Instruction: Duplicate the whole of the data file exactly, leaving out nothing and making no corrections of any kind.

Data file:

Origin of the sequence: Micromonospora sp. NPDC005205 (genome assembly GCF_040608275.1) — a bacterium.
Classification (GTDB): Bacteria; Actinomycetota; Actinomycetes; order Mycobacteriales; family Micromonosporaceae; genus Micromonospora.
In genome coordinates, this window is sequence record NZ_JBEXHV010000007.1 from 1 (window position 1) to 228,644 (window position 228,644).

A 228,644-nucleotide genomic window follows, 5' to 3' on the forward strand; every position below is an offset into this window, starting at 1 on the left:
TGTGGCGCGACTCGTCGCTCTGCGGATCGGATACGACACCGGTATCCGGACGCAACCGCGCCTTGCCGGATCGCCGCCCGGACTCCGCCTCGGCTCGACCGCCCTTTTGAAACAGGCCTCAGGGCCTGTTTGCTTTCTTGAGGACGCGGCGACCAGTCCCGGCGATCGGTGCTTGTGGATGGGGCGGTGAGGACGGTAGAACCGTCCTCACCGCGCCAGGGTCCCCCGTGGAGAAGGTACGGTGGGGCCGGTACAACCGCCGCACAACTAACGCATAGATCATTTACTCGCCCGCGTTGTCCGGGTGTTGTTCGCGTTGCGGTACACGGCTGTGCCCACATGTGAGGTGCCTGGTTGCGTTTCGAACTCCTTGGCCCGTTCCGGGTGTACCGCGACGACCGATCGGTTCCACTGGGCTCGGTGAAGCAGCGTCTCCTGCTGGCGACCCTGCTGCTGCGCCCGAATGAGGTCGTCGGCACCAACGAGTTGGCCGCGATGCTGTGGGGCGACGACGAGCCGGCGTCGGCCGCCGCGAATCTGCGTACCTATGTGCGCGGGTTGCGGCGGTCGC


Origin of the sequence: Micromonospora sp. NPDC005205 (genome assembly GCF_040608275.1) — a bacterium.
Classification (GTDB): Bacteria; Actinomycetota; Actinomycetes; order Mycobacteriales; family Micromonosporaceae; genus Micromonospora.
In genome coordinates, this window is sequence record NZ_JBEXHV010000007.1 from 1 (window position 1) to 228,644 (window position 228,644).

A 228,644-nucleotide genomic window follows, 5' to 3' on the forward strand; every position below is an offset into this window, starting at 1 on the left:
TGTGGCGCGACTCGTCGCTCTGCGGATCGGATACGACACCGGTATCCGGACGCAACCGCGCCTTGCCGGATCGCCGCCCGGACTCCGCCTCGGCTCGACCGCCCTTTTGAAACAGGCCTCAGGGCCTGTTTGCTTTCTTGAGGACGCGGCGACCAGTCCCGGCGATCGGTGCTTGTGGATGGGGCGGTGAGGACGGTAGAACCGTCCTCACCGCGCCAGGGTCCCCCGTGGAGAAGGTACGGTGGGGCCGGTACAACCGCCGCACAACTAACGCATAGATCATTTACTCGCCCGCGTTGTCCGGGTGTTGTTCGCGTTGCGGTACACGGCTGTGCCCACATGTGAGGTGCCTGGTTGCGTTTCGAACTCCTTGGCCCGTTCCGGGTGTACCGCGACGACCGATCGGTTCCACTGGGCTCGGTGAAGCAGCGTCTCCTGCTGGCGACCCTGCTGCTGCGCCCGAATGAGGTCGTCGGCACCAACGAGTTGGCCGCGATGCTGTGGGGCGACGACGAGCCGGCGTCGGCCGCCGCGAATCTGCGTACCTATGTGCGCGGGTTGCGGCGGTCGC